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What used to be a no-tolerance policy for divorce or adultery among faculty and staff at Christian

colleges is softening into an it depends policy at some schools even those whose religious
traditions condemn such practices.
The board of trustees at 4,500-student Abilene Christian University, which is affiliated with the
socially conservative Churches of Christ, voted last month to retain President Phil Schubert as he
goes through a divorce, the school paper The Optimist reported.

In an email to faculty and staff posted by the Christian Chronicle, which is also associated with the
Churches of Christ, Chairman Barry Packer said the boards responsibility is to make decisions that
best align ACU with its critical mission and Christ-centered heritage, repeatedly emphasizing
prayer, wisdom and discernment.

Packer said Schubert and his wife have experienced challenges, and while marriage is created by
God, the trustees believe strongly in the power of grace in a broken world and the call to be
peacemakers.
The trustees have agonized over whether to let Schubert remain president a post he assumed in
2010 but after praying fervently and investing significant time in dialogue we are confident he
is a man of deep integrity, is pursuing God, and that his leadership will continue to bless ACU,
Packer said.
The university has declined to share any details about the divorce, though the Chronicle said the
Schuberts married 22 years cited irreconcilable differences in papers filed at Taylor County
District Court.

Schuberts position may be more secure because the Churches of Christ is not a formal denomination
with central governance and authority over Abilene Christian. Its a network of self-governing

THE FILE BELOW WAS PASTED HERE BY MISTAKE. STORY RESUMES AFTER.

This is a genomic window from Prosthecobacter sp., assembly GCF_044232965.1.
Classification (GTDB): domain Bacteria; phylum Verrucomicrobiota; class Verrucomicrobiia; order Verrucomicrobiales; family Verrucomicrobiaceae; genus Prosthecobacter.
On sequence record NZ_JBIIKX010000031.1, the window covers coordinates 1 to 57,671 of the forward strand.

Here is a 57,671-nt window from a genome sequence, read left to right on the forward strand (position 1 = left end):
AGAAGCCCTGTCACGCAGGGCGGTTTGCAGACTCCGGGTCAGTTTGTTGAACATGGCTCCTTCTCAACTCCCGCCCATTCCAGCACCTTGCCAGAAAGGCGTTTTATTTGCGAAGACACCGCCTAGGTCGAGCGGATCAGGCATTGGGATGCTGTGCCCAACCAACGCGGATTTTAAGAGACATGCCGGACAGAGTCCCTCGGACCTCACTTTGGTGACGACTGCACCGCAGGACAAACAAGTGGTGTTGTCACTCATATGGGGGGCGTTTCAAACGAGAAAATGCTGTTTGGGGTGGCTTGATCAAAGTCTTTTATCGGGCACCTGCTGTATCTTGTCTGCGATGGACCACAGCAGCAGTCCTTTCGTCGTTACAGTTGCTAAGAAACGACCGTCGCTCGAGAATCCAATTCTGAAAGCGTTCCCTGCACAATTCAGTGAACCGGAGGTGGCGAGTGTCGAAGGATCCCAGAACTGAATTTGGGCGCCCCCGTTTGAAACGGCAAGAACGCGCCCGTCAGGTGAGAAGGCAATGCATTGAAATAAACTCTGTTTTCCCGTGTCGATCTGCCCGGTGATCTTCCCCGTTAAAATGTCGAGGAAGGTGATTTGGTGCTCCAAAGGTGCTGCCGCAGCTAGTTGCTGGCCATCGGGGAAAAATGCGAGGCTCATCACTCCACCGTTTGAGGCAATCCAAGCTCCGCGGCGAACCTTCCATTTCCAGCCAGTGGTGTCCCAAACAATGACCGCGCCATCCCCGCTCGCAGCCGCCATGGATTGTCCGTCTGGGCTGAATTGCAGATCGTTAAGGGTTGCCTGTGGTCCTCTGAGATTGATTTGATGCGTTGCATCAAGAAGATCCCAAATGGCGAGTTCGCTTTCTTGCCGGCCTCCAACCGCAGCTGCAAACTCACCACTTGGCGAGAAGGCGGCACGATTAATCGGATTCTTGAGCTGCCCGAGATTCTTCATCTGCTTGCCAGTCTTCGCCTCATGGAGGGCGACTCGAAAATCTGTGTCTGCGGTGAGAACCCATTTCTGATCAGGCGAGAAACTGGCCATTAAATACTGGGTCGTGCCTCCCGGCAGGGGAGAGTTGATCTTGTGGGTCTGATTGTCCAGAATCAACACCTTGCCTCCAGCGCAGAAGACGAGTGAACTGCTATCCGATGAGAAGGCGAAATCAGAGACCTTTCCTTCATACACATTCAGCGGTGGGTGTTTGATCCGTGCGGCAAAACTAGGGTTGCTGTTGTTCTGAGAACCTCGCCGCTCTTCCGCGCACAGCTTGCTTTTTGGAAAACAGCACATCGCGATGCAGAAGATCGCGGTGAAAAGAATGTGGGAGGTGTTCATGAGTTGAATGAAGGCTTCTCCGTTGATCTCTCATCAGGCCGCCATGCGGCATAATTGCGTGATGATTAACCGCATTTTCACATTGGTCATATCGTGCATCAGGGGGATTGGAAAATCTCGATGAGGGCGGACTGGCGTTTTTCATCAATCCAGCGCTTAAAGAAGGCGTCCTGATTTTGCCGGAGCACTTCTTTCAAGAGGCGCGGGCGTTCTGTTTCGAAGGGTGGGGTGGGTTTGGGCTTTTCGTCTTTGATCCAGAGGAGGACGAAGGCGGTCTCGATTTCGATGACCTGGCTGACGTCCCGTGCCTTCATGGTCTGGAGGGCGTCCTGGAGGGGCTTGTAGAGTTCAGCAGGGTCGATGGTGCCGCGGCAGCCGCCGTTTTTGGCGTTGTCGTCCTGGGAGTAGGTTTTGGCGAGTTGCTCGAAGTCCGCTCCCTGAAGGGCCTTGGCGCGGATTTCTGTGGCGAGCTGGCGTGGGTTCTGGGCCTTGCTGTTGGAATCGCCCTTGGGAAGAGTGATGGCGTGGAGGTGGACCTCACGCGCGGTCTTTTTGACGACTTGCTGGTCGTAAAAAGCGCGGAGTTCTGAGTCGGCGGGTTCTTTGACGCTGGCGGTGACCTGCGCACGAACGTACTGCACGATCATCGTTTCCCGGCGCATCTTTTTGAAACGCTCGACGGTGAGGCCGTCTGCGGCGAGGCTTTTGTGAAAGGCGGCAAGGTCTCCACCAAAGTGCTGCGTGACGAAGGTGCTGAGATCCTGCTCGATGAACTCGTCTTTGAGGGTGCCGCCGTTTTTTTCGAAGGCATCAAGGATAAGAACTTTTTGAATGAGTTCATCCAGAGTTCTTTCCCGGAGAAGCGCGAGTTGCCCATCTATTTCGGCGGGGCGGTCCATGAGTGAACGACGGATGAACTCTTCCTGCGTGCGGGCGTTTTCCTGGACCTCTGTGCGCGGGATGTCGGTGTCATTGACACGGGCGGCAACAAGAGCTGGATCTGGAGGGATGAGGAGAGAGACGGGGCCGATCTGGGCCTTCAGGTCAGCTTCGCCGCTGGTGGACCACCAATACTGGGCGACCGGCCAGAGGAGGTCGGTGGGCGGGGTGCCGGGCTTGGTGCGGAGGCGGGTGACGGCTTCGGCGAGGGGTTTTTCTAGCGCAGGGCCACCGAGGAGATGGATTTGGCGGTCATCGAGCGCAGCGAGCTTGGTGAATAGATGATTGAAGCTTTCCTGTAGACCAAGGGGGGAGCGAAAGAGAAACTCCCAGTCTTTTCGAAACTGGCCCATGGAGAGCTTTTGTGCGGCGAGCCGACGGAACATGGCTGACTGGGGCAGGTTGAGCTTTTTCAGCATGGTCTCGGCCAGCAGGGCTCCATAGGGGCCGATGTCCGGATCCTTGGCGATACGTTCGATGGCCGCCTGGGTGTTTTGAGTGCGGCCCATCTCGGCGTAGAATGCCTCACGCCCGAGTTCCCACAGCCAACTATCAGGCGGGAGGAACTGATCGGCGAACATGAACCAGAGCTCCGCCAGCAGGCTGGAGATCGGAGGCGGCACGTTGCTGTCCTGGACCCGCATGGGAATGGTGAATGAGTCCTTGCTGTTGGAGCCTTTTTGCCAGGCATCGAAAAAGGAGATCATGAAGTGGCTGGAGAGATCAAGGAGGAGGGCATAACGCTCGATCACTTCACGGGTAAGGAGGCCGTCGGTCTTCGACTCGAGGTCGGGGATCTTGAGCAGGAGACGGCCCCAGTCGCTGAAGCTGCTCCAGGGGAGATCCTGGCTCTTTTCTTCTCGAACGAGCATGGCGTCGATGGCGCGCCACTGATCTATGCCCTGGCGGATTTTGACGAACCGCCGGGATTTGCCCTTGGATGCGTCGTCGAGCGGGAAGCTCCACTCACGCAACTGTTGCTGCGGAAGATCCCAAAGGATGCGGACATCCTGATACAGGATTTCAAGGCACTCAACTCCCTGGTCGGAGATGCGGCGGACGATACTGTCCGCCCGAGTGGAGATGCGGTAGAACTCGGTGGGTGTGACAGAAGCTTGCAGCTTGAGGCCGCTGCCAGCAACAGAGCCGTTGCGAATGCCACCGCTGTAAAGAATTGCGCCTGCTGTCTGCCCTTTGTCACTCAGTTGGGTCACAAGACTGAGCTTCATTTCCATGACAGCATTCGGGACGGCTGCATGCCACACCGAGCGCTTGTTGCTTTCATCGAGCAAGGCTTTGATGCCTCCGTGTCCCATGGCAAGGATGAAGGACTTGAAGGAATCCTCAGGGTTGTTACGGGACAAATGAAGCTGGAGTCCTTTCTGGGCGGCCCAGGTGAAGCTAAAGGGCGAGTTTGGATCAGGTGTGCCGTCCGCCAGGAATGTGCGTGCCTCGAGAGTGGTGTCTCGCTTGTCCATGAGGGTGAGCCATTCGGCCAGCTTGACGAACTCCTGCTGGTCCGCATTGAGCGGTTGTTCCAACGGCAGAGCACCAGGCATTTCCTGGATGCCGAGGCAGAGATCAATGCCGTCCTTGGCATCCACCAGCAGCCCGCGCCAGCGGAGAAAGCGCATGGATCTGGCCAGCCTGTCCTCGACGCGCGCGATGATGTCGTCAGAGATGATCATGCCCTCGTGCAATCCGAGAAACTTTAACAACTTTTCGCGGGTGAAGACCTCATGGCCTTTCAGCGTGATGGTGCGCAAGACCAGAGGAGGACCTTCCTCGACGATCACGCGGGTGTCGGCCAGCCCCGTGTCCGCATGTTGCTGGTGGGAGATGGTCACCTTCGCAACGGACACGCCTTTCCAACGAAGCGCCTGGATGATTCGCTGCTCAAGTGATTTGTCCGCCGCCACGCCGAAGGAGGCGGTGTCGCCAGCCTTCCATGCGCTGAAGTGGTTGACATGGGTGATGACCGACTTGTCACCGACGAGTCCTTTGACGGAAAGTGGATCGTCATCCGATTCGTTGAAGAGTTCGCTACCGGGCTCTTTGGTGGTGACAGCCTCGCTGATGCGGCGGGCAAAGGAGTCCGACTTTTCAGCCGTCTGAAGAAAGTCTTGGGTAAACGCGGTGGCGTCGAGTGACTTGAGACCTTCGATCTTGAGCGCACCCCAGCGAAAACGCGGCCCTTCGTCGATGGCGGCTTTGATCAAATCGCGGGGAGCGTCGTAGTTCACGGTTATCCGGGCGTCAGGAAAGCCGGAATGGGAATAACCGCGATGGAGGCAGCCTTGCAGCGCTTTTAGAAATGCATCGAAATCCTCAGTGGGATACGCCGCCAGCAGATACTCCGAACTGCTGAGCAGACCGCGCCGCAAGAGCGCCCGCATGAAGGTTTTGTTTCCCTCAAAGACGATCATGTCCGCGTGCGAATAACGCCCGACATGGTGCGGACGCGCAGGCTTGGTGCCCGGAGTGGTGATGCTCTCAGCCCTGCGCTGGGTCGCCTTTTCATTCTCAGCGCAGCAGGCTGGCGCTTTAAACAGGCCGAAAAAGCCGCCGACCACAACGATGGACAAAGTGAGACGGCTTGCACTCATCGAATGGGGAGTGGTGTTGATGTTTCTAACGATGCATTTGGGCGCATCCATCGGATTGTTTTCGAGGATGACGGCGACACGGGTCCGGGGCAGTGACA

congregations that claim the Bible as their sole authority but have no formal creeds.
The Idaho-based Internet Ministries is the informal hub for Churches of Christ resources on
evangelism, congregational directories and theology even a dating website but its founder made
clear to The College Pulse that there was no simple answer on whether Schubert should remain
president.

I cannot explain to you if it is acceptable because that would take hours on end it is not an easy
conversation to have, Silbano Garcia said in a phone interview. The Churches of Christ stance
would basically be what the Bible says. We believe what the Bible speaks and the Bible says we hate
adultery.
Abilene Christian isnt the only religious school judging divorce on a case-by-case basis, and the
association that represents Christian colleges doesnt appear to have formal policies either.
Nondenominational Wheaton College lets faculty and staff stay employed when there is reasonable
evidence that the circumstances that led to the final dissolution of the marriage related to desertion
or adultery on the part of the other partner, according to Christianity Today. A Wheaton
professorresigned in 2008 rather than share with administrators the details of the divorce he
initiated.

Biola University, Taylor University and Gordon College all nondenominational as well have
policies similar to Wheatons, Christianity Today said.

Abilene Christian is one of the largest members of the Council for Christian Colleges and
Universities, which also includes Biola, Taylor and Gordon.
Charles Pollard, chairman of the councils board and president of John Brown University, declined to
tell The College Pulse what guidance if any the council gives its members on handling infidelity,
divorce and abuse by faculty or staff. Vice chair Barry Corey, the president of Biola, told The College
Pulse he was not authorized to speak for the council on the issue.

The Supreme Court affirmed a ministerial exception to antidiscrimination laws in 2012, giving
faith-based organizations and churches a shield against their employees suing for discrimination.